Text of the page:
Following some recent polling, a lot of the media has been hyping up the ‘Boris bounce’. While the whole thing may have been over-hyped, there’s now evidence that Johnson is falling flat regardless.
A poll from Ipsos/Mori showed a 10-point poll lead for the Conservatives. But as Owen Jones explained, it’s not quite so simple:
In this poll, the Tory lead is 10 points among 'likely voters', but just 3 points among 'all voters'.
That means the 'Boris bounce' is soft: it's mostly making existing Tory voters more enthusiastic. If Labour fires up its supporters in an election campaign, it can close the gap https://t.co/maArTHhV1j
— Owen Jones🌹 (@OwenJones84) August 1, 2019
Can Labour energise support like Jones suggests? The 2017 general election – when stricter anti-bias reporting kicked in – saw Labour increase its vote share by more than it had since 1945. Labour also got young people out – a demographic which is usually considered ‘unlikely’ to vote.
Keiran Pedley of Ipsos/Mori got into the findings some more:
Bad news for Johnson:
When compared to past PMs that assumed office during a parliament, Johnson's personal satisfaction ratings are worse than Brown's, Major's and May's.
His govt also has the worst satisfaction ratings of any government assuming office in our series too. pic.twitter.com/qccu7P5zyU
— Keiran Pedley (@keiranpedley) August 1, 2019
Addressing the first point, the public having an unfavourable view of Corbyn being PM isn’t new. This is a YouGov poll showing the public’s view of Corbyn and May before the 2017 general election:
Pedley also reported:
Finally – bad news for Johnson
Despite promising sunshine, there is not a lot of economic optimism about…
58% expect the general economic condition of the country to worsen in the next 12 months. Only 18% expect it to improve. pic.twitter.com/UOgit0jlRt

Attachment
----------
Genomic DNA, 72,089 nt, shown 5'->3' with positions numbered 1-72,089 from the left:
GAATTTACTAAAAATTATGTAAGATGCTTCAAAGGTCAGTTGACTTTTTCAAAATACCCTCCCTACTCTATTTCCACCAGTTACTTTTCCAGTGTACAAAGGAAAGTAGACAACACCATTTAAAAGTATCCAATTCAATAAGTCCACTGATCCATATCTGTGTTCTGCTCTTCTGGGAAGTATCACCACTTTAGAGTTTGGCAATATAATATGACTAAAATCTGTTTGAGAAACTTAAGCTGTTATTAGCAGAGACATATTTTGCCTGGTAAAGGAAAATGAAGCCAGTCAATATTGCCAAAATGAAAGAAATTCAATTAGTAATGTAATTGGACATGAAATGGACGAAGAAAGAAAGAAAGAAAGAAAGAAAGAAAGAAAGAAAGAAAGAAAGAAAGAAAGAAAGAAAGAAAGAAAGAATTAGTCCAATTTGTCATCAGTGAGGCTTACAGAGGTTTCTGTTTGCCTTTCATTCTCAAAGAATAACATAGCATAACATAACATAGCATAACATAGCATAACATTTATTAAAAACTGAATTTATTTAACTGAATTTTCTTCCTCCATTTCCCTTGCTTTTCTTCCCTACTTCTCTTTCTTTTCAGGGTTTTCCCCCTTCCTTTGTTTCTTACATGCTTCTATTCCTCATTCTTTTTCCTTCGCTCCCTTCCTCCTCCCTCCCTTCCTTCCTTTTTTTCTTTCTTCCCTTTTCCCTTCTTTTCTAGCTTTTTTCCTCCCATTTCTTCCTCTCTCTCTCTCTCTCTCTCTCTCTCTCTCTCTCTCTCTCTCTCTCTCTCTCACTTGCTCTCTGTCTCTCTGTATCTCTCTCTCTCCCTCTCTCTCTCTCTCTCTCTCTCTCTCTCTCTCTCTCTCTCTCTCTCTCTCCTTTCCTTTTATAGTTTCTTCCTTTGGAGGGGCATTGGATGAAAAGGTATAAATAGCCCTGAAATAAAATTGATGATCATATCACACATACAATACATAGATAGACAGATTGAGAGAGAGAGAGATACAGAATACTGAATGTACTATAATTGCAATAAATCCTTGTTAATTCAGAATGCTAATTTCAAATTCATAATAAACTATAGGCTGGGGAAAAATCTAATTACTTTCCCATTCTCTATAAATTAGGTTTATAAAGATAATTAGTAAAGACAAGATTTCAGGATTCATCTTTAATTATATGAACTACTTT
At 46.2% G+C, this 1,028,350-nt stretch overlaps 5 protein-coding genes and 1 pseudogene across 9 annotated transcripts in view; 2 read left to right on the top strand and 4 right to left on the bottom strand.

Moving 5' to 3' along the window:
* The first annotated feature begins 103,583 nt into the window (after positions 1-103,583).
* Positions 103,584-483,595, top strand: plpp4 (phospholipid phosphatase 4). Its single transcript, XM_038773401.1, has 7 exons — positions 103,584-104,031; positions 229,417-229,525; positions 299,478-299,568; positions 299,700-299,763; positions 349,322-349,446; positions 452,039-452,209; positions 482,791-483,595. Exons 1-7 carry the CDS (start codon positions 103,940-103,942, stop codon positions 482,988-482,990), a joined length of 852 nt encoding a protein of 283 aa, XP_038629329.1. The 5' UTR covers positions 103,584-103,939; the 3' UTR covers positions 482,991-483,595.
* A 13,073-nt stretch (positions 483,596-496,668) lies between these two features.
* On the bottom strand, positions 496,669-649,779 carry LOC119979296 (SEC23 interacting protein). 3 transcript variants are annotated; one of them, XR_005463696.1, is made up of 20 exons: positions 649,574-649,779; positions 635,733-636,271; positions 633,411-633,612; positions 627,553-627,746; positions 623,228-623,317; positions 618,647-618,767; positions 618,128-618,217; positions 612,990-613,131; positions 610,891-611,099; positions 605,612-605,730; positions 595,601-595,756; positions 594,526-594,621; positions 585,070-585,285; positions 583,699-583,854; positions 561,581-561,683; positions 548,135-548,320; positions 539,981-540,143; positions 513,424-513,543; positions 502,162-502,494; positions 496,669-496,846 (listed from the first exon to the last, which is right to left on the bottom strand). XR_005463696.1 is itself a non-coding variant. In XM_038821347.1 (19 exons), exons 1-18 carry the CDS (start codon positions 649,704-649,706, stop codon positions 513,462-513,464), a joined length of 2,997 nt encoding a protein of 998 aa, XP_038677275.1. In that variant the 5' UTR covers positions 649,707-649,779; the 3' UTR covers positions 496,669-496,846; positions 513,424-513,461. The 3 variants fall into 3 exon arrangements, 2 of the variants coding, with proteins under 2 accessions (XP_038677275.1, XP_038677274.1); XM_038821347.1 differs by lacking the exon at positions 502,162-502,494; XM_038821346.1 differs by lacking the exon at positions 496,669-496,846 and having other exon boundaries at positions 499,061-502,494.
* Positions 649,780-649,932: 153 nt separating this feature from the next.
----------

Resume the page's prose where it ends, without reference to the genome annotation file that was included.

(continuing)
— Keiran Pedley (@keiranpedley) August 1, 2019
Things getting worse would be bad news for Johnson – especially as things are already much worse than before the Conservatives took power in 2010. In 2017, Labour presented a manifesto that dealt with issues created by successive Conservative (and New Labour) governments, and also looked to the future. The public “overwhelmingly” backed it. In an election, Johnson wouldn’t just be fighting Labour; he’d also be fighting his own party’s record.
Meanwhile, the by-election in Brecon and Radnorshire saw the Liberal Democrats unseat the Conservative Party:
Brecon & Radnorshire, result:
LDEM: 43.5% (+14.3)
CON: 39.0% (-9.6)
BREX: 10.5% (+10.5)
LAB: 5.3% (-12.5)
MRLP: 1.0% (+1.0)
UKIP: 0.8% (-0.6)
— Britain Elects (@britainelects) August 2, 2019
While clearly a good result for the Liberal Democrats, it’s perhaps not as clear as some people are making out. John Rentoul wrote for the Independent:
Yesterday’s vote makes it slightly more difficult for Boris Johnson to push his “do or die” Brexit through parliament, which may, paradoxically, make a general election after October more likely.
The result could also mean Johnson has to work with the Brexit Party to win a general election, thus making “do or die” Brexit more likely. As it’s looking increasingly impossible for Johnson to make Brexit happen with our current parliament, an election may be the only way of breaking the deadlock.
The results clearly show one thing, though – namely that the ‘Boris bounce’ is failing to get much lift:
In losing the #BreconByElection Boris Johnson has become a record breaker.
At only 11 days he has lost a seat in a by-election faster than any prime minister since Asquith in 1908 (16 days).
— Lewis Goodall (@lewis_goodall) August 2, 2019
That hasn’t stopped the media claiming otherwise, of course:
The Telegraph’s take on the Brecon result:
Boris Johnson losing a by-election and cutting his government’s working majority in half just one week into his premiership, is actually a great victory. pic.twitter.com/zGlqW1rt8m
— Adam Bienkov (@AdamBienkov) August 2, 2019
The loss in Brecon means the Conservative government has a majority of just one.
There’s more bad news, too. A poll taken before the by-election showed that Johnson and his administration already aren’t resonating with the public. This is even before a general election, when they’d be more rigorously held accountable for their work in government:
Boris Johnson's government more unpopular than any new administration in 40 years, poll finds
Three quarters of voters are already dissatisfied with the new government's performance, compared to just 18 per cent who are satisfied.https://t.co/F7nWrgCT4l
— Ashley Cowburn (@ashcowburn) August 1, 2019
Bring it on
The ‘Boris bounce’ was over-hyped, unlikely to make much difference in an election, and is already falling flat. The view from the left should be the same as ever – the sooner we go back to the polls the better.
Featured image via screengrab
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